Who knows…Aaron might be the next Wright brother, or Henry Ford, or John Deere!  All I know is that he is using his imagination to build and create something useful. As a homeschooling dad, that is worth everything to me!

Farming with the next generation,


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Grilled Romaine Hearts with Rustic Olive Dressing

Serves 4

Romaine lettuce is being restyled. The workhorse of the Caesar salad bowl is breaking out of its cliché use and being exploited by chefs for soups, side dishes, wraps and stuffing. The heat adds a whole other dimension to the lettuce, releasing their sweetness with just a hint of smokiness. Stir-fried romaine lettuce, with garlic, is honestly quite fantastic! Don’t be so surprised, grilled lettuce is really good. I love how charred they get, a little burnt on the edges, warm but still crunchy in the middle. The trick is to brush it well with oil and cook for a very short time. It’s delicious and unexpected.


1/2 cup pitted black olives, not too salty
2 cloves garlic, roughly chopped
Zest and juice of 1 lemon
1/4 cup olive oil + more for brushing
4 pieces rustic bread
4 romaine lettuce hearts, halved lengthwise
1 small cucumber, thinly sliced
1 ripe tomato, sliced
A few thin slices of red onion or shallot
A few shavings of parmigiano-reggiano cheese
Fresh ground black pepper


For the olives, you want a variety that is fleshy, easy to pit, and not overpoweringly salty. Alphonsos are a nice choice. Whatever you do, don’t use the tasteless canned “Ripe California” olives. If you only have the very salty kind, pit and soak them for ten minutes in hot water, then squeeze them out.

In a mini-food processor, thoroughly puree the olives and garlic. Add the lemon zest and juice and process for 20 seconds. Add the 1/4 cup of olive oil, 2 teaspoons at a time, processing for 15 seconds after each addition to emulsify. Let rest and then taste and adjust acid and salt before serving. You want it at room temperature for serving.

Heat a grill pan over a medium-high flame. Brush the bread with olive oil and toast on each side until nicely browned and marked by the grill. Push down a little to get nice marks.

Brush the cut side of the romaine and grill for about 30 seconds, pushing down gently.

To serve, put each piece of bread on a plate. Top with two romaine halves, some of the cucumber, tomato, red onion, and the parmigiano. Drizzle on the dressing and finish with a grind of black pepper.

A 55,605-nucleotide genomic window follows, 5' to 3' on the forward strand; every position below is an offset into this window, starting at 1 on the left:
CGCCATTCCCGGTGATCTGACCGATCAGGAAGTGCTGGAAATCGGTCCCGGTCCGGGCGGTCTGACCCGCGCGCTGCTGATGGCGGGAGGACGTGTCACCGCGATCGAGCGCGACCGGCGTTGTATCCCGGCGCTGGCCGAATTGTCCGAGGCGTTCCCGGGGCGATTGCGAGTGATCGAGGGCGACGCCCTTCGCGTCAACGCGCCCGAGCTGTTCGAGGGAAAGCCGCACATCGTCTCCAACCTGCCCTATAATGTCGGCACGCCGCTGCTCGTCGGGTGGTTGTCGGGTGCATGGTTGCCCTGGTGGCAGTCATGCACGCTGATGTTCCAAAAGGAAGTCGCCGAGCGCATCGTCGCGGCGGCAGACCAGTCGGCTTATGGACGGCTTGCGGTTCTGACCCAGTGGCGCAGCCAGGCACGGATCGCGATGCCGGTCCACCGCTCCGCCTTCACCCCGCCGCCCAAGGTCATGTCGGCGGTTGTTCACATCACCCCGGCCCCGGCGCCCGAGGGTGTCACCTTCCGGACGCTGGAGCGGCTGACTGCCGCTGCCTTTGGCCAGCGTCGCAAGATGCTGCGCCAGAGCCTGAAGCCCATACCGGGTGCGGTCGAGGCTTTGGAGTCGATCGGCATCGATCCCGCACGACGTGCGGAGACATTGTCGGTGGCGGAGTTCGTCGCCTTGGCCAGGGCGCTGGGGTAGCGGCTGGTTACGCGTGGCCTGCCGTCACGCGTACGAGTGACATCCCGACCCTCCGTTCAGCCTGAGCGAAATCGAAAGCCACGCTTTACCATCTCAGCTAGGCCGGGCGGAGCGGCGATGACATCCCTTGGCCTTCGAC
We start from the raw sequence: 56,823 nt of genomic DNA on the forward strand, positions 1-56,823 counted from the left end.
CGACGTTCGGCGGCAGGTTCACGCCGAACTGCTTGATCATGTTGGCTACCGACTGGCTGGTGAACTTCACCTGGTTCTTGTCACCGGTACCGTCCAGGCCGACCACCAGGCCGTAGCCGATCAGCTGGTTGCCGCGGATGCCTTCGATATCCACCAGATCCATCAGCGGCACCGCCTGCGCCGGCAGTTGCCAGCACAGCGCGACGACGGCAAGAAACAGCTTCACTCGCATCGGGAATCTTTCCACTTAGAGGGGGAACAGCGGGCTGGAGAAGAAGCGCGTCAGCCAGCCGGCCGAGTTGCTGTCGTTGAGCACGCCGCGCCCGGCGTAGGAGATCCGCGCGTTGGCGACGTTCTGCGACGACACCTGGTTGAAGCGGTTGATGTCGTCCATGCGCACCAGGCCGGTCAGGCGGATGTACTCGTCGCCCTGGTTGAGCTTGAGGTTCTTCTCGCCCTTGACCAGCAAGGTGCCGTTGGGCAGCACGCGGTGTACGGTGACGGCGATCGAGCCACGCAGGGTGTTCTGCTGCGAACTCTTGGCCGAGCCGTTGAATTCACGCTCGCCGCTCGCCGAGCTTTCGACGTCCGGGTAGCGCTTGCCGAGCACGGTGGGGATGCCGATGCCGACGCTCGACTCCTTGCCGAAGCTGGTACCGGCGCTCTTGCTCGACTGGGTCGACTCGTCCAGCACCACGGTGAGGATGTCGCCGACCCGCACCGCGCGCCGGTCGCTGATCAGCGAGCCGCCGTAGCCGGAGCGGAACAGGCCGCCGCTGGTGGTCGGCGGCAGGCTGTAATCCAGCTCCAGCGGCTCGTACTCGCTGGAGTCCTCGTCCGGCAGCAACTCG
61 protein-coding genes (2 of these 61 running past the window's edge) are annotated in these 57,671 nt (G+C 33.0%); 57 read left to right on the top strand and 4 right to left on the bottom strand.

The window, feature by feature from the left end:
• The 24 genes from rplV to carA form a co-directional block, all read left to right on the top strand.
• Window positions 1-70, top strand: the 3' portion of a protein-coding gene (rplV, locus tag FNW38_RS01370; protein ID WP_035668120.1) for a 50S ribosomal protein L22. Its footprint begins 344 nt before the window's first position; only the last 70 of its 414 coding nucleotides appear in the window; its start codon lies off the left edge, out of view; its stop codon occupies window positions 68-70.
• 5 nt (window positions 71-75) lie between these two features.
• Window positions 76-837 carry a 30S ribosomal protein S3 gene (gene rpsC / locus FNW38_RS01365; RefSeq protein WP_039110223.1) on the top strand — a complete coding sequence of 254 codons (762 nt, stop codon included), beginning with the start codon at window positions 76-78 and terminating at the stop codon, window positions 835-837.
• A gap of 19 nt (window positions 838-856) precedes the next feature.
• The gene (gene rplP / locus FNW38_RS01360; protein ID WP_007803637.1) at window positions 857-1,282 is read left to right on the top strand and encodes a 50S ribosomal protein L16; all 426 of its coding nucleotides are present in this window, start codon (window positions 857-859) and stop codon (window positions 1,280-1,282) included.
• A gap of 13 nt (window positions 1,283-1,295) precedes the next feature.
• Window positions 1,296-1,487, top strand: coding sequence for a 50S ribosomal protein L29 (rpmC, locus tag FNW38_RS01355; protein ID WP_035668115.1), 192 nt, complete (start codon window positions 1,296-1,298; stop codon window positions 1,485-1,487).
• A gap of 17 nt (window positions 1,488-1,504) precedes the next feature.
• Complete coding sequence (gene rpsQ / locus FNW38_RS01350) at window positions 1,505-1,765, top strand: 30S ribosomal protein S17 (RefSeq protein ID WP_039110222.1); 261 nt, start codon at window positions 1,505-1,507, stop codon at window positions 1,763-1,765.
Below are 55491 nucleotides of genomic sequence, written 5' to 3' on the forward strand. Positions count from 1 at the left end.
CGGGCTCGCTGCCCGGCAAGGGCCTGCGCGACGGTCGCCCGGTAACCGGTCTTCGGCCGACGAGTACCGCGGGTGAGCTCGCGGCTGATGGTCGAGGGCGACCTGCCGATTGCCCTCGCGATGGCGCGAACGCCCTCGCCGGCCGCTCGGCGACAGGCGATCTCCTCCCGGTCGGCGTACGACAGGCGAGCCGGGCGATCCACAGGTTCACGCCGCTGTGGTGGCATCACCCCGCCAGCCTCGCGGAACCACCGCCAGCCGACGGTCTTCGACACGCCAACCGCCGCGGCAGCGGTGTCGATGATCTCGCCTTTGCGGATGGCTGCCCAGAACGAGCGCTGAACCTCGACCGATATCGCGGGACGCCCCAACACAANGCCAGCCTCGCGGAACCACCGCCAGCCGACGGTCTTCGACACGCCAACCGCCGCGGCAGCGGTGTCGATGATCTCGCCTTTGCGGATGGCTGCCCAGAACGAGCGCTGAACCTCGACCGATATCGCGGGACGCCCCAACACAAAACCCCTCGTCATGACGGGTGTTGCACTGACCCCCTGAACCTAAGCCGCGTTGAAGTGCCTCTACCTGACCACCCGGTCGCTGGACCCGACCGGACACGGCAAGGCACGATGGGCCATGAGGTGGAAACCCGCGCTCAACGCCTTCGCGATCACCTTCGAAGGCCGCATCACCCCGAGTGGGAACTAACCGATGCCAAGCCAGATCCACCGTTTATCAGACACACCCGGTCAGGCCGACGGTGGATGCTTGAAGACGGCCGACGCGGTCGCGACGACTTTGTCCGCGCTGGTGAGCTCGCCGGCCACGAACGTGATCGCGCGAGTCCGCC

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I overheard  my daughter Maddy (8) correcting her younger sister Maleah (5) last week.  Maleah was using the word “dirt” as they were playing with BRIO train tracks, a Lincoln log house and a few little people. Maddy, in the casual course of conversation, responded to the word “dirt” by saying that it is actually “soil.” Maleah agreed and they went on playing. 

As their farming father, I was particularly happy to hear my 8 year old refer to “dirt” as “soil.”  For me, my soil is everything. It determines what kind of farmer I am and what crops I can grow. Yes, I am a farmer that raises vegetables, nuts, fruit, cattle and hay, but for the most part those are the crops that my soil allows me to raise. Essentially, I am a soil farmer. Soil is a gift from God. It holds all the essential minerals that plants need to grow. With the addition of some water and sunshine, I have the perfect environment to farm. Yeah!!!

So when Maddy uses the term “soil” instead of “dirt” I pay attention because she is showing respect to the building blocks of life.

Dave Hedlin of Hedlin Farms has said more than once, “Dirt is what you sweep off the kitchen floor and soil is what you grow food in.” Amen!

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Have you noticed that we are now on Facebook, Twitter and Flickr?! We are taking advantage of these new forms of media to keep in touch with you, let you know about special promotions and clue you in on what’s happening on the farm. We’re uploading scenery photos from the farm every month. Join us and watch the seasons change! I have posted a picture of my little ones playing with their BRIO train tracks and Lincoln logs. Go and check it out and feel free to share with us a picture of your kiddos having fun.